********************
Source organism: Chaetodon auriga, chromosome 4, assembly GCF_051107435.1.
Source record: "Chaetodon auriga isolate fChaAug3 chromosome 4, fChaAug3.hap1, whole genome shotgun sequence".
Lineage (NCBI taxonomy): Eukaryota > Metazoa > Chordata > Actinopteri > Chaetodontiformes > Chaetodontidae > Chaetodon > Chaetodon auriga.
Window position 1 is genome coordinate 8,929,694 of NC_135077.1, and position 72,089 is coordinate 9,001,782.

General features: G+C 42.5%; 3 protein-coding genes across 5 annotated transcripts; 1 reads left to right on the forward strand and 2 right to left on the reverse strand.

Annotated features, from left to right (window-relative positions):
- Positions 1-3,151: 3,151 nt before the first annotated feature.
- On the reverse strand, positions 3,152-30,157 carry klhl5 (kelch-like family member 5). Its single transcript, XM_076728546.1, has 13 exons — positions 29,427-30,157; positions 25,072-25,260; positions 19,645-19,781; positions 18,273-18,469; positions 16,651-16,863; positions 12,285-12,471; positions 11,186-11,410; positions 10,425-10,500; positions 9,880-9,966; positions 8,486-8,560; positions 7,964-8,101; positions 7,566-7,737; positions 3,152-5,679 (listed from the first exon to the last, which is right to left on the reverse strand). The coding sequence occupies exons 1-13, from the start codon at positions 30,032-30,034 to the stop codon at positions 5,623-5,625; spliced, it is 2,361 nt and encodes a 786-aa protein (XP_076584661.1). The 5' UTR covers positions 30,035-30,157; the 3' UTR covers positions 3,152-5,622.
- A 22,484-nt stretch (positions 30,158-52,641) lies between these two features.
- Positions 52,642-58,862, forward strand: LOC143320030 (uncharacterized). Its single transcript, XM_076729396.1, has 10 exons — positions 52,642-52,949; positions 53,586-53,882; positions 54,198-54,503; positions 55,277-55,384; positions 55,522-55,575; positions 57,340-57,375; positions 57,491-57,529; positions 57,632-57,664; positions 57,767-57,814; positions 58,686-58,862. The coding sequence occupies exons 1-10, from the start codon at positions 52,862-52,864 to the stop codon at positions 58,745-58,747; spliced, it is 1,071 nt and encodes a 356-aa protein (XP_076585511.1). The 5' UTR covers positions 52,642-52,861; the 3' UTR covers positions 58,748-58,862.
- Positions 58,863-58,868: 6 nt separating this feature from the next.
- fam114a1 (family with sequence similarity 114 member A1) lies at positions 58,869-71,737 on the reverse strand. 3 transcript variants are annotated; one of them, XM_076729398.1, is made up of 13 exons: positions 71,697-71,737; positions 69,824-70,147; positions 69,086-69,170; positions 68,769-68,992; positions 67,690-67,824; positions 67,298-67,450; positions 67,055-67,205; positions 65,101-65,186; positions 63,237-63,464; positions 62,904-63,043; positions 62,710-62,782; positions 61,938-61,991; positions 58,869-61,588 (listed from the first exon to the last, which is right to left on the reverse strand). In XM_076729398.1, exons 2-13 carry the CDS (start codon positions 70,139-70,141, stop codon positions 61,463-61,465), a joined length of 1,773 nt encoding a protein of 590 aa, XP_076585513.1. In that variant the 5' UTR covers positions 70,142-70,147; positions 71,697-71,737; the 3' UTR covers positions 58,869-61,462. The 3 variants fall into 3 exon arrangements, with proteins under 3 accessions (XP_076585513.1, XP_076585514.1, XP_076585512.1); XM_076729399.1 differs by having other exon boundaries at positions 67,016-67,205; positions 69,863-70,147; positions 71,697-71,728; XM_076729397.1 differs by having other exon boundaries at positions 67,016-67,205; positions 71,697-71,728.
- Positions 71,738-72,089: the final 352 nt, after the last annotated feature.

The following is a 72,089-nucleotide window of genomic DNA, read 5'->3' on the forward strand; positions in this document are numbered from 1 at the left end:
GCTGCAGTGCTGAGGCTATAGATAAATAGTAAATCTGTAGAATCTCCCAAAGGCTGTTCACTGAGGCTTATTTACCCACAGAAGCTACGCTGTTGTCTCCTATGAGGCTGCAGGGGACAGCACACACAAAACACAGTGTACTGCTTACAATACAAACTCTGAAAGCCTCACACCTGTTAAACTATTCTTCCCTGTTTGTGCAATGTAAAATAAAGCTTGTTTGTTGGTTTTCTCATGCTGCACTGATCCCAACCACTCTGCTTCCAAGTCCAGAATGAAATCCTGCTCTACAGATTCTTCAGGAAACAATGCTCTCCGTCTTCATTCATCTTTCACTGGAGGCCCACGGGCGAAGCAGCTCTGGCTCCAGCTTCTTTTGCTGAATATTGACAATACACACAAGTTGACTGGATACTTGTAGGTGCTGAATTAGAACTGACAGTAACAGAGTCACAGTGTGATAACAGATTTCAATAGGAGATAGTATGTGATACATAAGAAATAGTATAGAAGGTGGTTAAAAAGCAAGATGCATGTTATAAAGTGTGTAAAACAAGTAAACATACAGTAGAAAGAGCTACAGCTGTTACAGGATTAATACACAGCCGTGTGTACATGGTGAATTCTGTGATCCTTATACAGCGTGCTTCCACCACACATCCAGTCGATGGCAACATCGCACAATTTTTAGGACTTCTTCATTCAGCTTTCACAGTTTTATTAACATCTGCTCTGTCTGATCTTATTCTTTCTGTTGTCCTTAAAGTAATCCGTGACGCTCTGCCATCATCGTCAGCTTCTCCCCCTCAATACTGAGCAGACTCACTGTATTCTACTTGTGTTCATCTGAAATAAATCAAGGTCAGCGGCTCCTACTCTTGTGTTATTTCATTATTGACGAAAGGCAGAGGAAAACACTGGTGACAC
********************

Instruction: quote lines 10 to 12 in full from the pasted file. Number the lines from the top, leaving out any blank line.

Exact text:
- Positions 52,642-58,862, forward strand: LOC143320030 (uncharacterized). Its single transcript, XM_076729396.1, has 10 exons — positions 52,642-52,949; positions 53,586-53,882; positions 54,198-54,503; positions 55,277-55,384; positions 55,522-55,575; positions 57,340-57,375; positions 57,491-57,529; positions 57,632-57,664; positions 57,767-57,814; positions 58,686-58,862. The coding sequence occupies exons 1-10, from the start codon at positions 52,862-52,864 to the stop codon at positions 58,745-58,747; spliced, it is 1,071 nt and encodes a 356-aa protein (XP_076585511.1). The 5' UTR covers positions 52,642-52,861; the 3' UTR covers positions 58,748-58,862.
- Positions 58,863-58,868: 6 nt separating this feature from the next.
- fam114a1 (family with sequence similarity 114 member A1) lies at positions 58,869-71,737 on the reverse strand. 3 transcript variants are annotated; one of them, XM_076729398.1, is made up of 13 exons: positions 71,697-71,737; positions 69,824-70,147; positions 69,086-69,170; positions 68,769-68,992; positions 67,690-67,824; positions 67,298-67,450; positions 67,055-67,205; positions 65,101-65,186; positions 63,237-63,464; positions 62,904-63,043; positions 62,710-62,782; positions 61,938-61,991; positions 58,869-61,588 (listed from the first exon to the last, which is right to left on the reverse strand). In XM_076729398.1, exons 2-13 carry the CDS (start codon positions 70,139-70,141, stop codon positions 61,463-61,465), a joined length of 1,773 nt encoding a protein of 590 aa, XP_076585513.1. In that variant the 5' UTR covers positions 70,142-70,147; positions 71,697-71,737; the 3' UTR covers positions 58,869-61,462. The 3 variants fall into 3 exon arrangements, with proteins under 3 accessions (XP_076585513.1, XP_076585514.1, XP_076585512.1); XM_076729399.1 differs by having other exon boundaries at positions 67,016-67,205; positions 69,863-70,147; positions 71,697-71,728; XM_076729397.1 differs by having other exon boundaries at positions 67,016-67,205; positions 71,697-71,728.